I came to the work I do now through 20 years of honing my artistic skills, developing my understanding of art and of myself, of slowly figuring out that what kind of art I wanted to author and by insisting that if I wanted to deserve being called an artist I had to find an original voice and something of substance to say. It’s different for different artists, but for me, that was a painful process. For many years, the works I showed were nowhere near the things I felt inside I could and wanted to make. But I didn’t have a clear vision of what that work could look like and so I could only progress by exclusion: not this, not this, not this .... then, a few years ago, something clicked. I began to understand that the things I’m most interested in are elementary formal aspects: how do the basics, form colour, light, influence each other and how can I manipulate them to create works that have the power to move people? Things have been developing very naturally since then with one body of work leading to the next. Of course, there are still difficult days in the studio where I’m ravaged with doubt over what I’m doing but I’ve learned to trust that the next good development usually comes from these difficult moments. 

How do you choose the themes of your works? 

There are different levels of ‘theme’. There’s a fundamental level, a kind of core; that, for me, is the examination of elementary aspects of formal visual expression. As I said, I’ve become aware that this is what interests me most over the course of many years. On that core fundament rests the level of ‘visual language’, what is a favourite mode of expression. Right now, that is a minimalism-influenced language for me (that can change, though). I’m less interested in the theoretical aspects of minimalism, as a matter of fact, I like to subvert the ways in which minimalism traditionally works, but I find the language so striking, clear and powerful; it suits me and what I want to say ideally - for now. Then there is the level of individual impulse for a specific piece or a specific series: that can be anything from something I read or hear to a visual stimulation of some kind...the impulse can literally come from anywhere but what they all have in common is that they cause in me a feeling of excited anticipation, where I feel that there is something there that I want to investigate, a new and exciting possibility for expression.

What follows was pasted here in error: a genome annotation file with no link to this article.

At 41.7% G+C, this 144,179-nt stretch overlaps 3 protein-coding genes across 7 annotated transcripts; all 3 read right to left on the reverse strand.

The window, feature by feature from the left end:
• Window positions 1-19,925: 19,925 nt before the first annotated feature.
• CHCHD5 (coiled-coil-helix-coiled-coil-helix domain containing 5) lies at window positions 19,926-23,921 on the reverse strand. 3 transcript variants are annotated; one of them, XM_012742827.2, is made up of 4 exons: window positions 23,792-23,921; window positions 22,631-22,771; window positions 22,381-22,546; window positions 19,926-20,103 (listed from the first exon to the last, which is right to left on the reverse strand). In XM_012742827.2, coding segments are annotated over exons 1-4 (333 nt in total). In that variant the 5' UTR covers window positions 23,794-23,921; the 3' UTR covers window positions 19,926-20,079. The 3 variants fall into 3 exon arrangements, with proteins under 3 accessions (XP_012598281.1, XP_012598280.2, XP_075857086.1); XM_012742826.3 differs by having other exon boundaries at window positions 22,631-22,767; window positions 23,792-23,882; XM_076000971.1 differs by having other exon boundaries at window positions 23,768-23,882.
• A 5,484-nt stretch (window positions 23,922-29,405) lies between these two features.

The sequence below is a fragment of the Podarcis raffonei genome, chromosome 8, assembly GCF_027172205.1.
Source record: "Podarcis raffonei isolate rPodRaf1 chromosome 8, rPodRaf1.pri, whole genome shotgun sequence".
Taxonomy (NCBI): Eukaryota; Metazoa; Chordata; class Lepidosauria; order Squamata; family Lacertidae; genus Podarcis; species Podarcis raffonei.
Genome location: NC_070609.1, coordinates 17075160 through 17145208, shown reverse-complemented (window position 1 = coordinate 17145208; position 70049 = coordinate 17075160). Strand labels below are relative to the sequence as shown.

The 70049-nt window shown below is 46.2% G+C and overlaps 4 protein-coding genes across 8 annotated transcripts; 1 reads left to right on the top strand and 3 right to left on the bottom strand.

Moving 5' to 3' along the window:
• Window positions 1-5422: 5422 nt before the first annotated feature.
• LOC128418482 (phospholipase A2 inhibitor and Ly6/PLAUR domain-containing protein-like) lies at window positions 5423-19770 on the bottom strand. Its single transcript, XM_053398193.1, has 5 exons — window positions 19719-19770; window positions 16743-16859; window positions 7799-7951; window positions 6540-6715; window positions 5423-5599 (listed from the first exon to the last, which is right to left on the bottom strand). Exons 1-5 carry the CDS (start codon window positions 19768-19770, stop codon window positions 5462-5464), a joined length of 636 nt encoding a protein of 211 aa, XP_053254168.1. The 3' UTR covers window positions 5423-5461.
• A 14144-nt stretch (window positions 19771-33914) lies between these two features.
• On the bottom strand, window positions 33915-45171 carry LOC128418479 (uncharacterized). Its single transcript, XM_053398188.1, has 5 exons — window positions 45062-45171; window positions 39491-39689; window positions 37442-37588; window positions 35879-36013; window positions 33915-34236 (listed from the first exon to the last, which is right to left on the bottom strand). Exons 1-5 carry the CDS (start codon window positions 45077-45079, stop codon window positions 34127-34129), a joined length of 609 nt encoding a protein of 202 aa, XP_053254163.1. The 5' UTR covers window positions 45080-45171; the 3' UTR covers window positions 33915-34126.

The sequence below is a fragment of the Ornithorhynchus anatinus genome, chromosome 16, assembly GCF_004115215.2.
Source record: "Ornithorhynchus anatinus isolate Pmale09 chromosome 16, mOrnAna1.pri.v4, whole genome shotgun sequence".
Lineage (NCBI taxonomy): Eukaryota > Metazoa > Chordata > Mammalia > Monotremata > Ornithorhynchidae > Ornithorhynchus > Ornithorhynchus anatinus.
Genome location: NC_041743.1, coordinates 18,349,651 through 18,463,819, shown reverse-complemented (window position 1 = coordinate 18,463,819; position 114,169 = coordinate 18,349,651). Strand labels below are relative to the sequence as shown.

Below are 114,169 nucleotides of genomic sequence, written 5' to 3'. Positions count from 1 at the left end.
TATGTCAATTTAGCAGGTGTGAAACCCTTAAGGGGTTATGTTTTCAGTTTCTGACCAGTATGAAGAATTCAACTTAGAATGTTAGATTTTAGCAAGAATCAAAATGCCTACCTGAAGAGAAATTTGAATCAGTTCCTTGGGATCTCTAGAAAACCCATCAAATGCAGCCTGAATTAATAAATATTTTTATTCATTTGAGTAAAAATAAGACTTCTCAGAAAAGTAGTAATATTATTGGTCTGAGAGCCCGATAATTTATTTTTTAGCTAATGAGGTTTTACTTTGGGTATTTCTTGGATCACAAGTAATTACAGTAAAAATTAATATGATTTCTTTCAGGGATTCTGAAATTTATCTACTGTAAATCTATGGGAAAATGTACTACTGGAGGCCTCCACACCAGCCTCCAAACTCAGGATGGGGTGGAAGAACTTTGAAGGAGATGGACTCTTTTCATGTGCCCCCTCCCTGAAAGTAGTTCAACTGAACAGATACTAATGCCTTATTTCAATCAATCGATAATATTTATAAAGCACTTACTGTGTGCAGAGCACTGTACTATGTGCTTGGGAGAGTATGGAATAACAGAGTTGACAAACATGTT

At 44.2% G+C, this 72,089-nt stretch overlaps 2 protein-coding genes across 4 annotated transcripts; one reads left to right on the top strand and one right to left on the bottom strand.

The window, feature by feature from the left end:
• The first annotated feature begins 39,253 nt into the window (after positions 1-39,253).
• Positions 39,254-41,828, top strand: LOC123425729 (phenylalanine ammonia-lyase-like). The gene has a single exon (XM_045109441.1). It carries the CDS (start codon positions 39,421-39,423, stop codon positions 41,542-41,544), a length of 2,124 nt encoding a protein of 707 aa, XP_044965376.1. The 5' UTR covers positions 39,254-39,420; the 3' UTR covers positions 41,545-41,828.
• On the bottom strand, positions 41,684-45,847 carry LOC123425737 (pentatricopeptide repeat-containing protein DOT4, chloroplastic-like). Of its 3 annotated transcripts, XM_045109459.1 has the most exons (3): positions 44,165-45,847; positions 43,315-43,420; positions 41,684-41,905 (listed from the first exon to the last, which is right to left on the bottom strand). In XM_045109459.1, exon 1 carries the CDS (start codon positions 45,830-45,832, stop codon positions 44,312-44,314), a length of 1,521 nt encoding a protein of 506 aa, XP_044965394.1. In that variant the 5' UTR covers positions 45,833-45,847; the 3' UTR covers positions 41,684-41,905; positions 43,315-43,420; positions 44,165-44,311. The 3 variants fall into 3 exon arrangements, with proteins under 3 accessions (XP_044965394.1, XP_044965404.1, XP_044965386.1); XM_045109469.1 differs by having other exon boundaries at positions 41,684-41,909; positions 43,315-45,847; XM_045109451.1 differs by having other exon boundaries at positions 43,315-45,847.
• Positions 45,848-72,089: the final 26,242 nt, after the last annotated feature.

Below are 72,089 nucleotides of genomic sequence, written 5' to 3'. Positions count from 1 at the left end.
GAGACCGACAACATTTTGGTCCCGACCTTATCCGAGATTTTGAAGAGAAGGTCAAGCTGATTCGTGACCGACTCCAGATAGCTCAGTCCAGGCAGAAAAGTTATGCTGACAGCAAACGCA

The way you combine materials, form, texture and colour is very unique. How to you balance all elements to obtain the desired results?

When it comes to balancing content and material, I’m a big believer in a concept of failure and success in a work of art. Of course, we live in a time where anything goes in art. I’m a defender of that and I think the only criterion to judge work by on that level is whether it is interesting, acknowledging that there is nothing that is objectively more interesting than anything else - what I find fascinating may be completely boring to someone else. That level is completely subjective. But I believe that there is also an objective level on which an artwork can fail or succeed. Simply put (and grossly simplified), failure and success on this level are measured by how successfully you’ve managed to realise what you set out to do. There are a million ways to do anything but if you have a clear vision of what it is you want to do then the desired result necessitates certain formal and material decisions. Of course, this process is never perfect or pure, it’s always moderated by circumstances, technical and financial limitations, personal affinity for certain materials, etc. 

 

When you work with a vocabulary as reduced as mine, all these decisions become extra important: weight of canvas, quality of paint, balance of composition - I spend a lot of time on these things. Of course, I don’t always get it right! 

Your latest work is based on site specific installations using light as a prominent component. How does it enrich your painting? Or is it considered as a separate practice?

I consider everything I do artistically as the same practice, inasmuch as the main concerns are constant through the different media. The installations using light that you mention are called ‘motion paintings’, which gives a clear indication that they developed out of painting. As I imagine any painter would be, I’m hyper-sensitive to how light affects colour but up until recently I only considered light passively, as something largely outside of my control that my paintings were subjected to. Then, last summer, I hit on the idea of taking charge of the light that falls onto my paintings, manipulating it and using it as a fundamental form-giving element.... I made a piece like that, a canvas hanging on the wall like a conventional painting but progressively altered and enriched by projected light. I was blown away by the possibilities.